Walk The Line Review

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After escaping an Arkansas cotton farm, singer Johnny Cash (Phoenix) makes it all the way to Sun Records in Memphis, where he joins an illustrious roster that includes Elvis Presley. With a young family waiting back home, country-star-in-the-making Cash s


Musicians sing songs of three minutes and live lives in three acts. They all struggle to crack the big time, they all succumb to the temptations of the road and practically everyone manages to clean up in time for one final hit. Little wonder that ever since Elvis died on the crapper, the heady mix of pop and problems has excited almost as many TV movies as broken homes and bowel cancer.

And yet it is the particular misfortune of James Mangold’s bubblegum biopic of country pioneer Johnny Cash to be released just 11 months after Taylor Hackford’s glossy Ray snaffled a clutch of Oscar nominations and every conceivable acting award for star Jamie Foxx. The similarities between the two stories are striking: from the social and political upheaval of the American South in the post War period, to the poor country boy haunted by guilt about the brother he lost, large chunks of the territory traversed here were mapped out by Ray. Like R’n’B innovator Ray Charles, Cash was a musical rebel determined to forge a new sound back when such things were possible, and just like Charles, the monumental Cash was very nearly undone by drugs.

Factor in the proximity and the superficial resemblance can become dazzling — expect critics to glibly cite this as yet another example of Hollywood’s herd mentality (see Volcano vs. Dante’s Peak etc.)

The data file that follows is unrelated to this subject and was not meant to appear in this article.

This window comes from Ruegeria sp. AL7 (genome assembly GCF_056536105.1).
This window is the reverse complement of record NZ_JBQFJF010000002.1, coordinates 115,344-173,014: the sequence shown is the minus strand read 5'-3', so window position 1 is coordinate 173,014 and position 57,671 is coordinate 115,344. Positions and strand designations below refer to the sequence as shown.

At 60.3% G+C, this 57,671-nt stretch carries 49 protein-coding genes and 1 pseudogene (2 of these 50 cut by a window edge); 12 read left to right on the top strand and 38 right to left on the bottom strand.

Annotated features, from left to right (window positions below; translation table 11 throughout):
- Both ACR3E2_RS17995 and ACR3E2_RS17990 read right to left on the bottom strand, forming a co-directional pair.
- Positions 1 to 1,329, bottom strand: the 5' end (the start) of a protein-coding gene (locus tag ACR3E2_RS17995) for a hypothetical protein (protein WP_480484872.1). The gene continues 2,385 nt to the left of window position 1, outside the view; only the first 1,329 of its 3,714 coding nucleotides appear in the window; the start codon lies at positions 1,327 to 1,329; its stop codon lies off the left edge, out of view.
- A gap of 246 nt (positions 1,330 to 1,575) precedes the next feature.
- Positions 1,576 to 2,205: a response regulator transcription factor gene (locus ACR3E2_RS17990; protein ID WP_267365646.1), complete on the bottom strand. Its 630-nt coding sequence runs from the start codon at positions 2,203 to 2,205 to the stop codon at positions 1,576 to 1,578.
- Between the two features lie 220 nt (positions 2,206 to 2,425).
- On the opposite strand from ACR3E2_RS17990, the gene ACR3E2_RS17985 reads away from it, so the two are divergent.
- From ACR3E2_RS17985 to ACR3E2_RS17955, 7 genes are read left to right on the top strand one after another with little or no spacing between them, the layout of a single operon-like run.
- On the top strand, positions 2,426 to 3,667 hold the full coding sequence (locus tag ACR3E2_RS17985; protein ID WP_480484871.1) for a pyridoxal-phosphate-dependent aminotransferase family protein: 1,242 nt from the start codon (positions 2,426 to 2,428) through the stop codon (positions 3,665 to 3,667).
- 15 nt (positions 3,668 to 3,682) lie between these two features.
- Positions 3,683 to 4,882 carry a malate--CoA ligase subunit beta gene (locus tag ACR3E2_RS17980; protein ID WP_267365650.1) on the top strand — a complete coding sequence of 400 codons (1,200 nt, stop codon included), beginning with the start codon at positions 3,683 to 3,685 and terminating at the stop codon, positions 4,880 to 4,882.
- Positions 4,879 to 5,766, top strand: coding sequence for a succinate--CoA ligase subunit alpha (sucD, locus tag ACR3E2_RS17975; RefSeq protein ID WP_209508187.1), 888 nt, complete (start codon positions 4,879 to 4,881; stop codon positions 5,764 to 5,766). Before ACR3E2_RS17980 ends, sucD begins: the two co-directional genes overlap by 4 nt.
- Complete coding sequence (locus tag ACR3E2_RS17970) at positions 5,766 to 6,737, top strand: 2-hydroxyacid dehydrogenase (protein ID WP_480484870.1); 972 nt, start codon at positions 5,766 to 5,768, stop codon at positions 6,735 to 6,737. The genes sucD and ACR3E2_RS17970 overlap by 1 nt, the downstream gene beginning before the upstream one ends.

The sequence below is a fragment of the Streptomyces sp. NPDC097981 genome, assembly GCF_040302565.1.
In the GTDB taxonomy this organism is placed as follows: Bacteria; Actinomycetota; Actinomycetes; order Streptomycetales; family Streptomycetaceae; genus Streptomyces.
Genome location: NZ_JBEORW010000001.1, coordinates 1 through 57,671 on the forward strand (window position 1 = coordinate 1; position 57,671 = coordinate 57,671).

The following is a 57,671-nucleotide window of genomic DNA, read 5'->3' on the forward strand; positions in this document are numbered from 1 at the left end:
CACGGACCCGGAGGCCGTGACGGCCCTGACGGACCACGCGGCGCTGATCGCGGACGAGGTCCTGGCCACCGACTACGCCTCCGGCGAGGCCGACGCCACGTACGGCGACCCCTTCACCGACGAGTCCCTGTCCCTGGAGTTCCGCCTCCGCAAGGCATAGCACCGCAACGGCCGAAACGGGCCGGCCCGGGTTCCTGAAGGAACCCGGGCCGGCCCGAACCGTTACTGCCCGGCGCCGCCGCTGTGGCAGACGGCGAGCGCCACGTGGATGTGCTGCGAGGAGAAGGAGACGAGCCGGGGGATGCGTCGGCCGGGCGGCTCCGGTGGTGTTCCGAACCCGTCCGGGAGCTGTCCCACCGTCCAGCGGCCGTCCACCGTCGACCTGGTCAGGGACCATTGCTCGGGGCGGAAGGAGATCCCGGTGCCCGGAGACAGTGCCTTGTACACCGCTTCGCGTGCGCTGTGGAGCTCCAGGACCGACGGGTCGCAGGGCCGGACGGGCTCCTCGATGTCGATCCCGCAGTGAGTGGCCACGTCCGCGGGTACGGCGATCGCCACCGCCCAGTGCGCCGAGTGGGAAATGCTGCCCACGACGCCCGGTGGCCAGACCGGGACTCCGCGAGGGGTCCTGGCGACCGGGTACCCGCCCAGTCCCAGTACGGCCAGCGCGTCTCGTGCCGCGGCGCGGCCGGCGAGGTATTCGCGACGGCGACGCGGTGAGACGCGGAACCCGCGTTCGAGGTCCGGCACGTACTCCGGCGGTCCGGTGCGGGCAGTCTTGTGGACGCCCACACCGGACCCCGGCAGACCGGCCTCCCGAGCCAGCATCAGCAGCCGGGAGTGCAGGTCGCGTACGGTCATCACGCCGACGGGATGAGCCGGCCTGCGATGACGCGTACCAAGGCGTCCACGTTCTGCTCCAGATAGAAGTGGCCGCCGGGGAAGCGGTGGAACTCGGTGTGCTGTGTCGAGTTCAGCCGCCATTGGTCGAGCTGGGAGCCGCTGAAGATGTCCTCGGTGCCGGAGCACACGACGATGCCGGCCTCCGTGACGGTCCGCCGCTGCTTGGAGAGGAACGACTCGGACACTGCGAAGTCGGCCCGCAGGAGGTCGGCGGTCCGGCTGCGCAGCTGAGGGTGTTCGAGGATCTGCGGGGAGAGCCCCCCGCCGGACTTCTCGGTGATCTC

But hell, since we must be glib, the correct comparison is this: Walk The Line is the Deep Impact to Ray’s Armageddon. Where Hackford’s film was an overblown, emotional blockbuster precision-engineered for Oscar- (rather than box-office) glory, Mangold’s movie is a more composed affair, studiously focused on a slow-burning romance rather than straining to capture an entire life. As such, Walk The Line feels like a more rounded work; it may lack some of Ray’s pizzazz — heroin is a better villain than prescription speed — but it moves more smoothly and eventually arrives at a natural stopping place.

Interestingly, though, there is little to be made of the most obvious creative difference. Hackford’s decision to have Foxx, an accomplished singer, mime to the inimitable Ray Charles proved to be a sound decision, but Mangold’s riskier gamble — for the untested Phoenix and Witherspoon to provide all the vocals — also pays off handsomely. It is not so much that the pair’s impressive impressions would ever fool a discerning ear, it is that the high-wire thrills tendered by watching amateurs stretch themselves on film is not so far from the buzz of live performance.

Walk The Line’s greater reserve should endear it to any delicate palates who choked on Ray’s sentimental bluster, but in truth, both movies are fundamentally genre pictures elevated to a different league by two simple ingredients: a killer soundtrack and knockout performances.

For a life so chaotic and a star so singular, Mangold coughs up a structure so predictable it wouldn’t look out of place on the Hallmark Channel. Much like those unstoppable Cash rhythms the narrative remains on rails, ticking off major life events and chalking up star cameos (Elvis! A namecheck for Bob Dylan!) without ever really bringing the Man In Black into the light. Then again, perhaps it all depends on how black you like it: as a psychological study of the complex Cash, Walk The Line is perfectly pat; as a celebration of the romance between Cash and Carter, it is perfectly sweet.

The appeal of the central couple is a direct result of tireless work from the two leads. Phoenix makes hay with the rich soil he’s given to till, but if anyone suffers from close proximity to Ray, it is Phoenix. The broody actor is very good here — terrific, even — but, unlike Foxx, he is never astonishing.

Reese Witherspoon, though, comes mighty close. Witherspoon’s June is a pistol — a sugar-rush of screwball energy and cornball Southern sass that’s meticulously earthed with grace notes of sadness, hinting at the stolen childhood and broken marriages that all take place off screen. With a thin field likely confronting Witherspoon in March, this largely supporting role may well land the film its only major honours.

With material this catchy and stars this winning, Mangold's movie will have your feet tapping.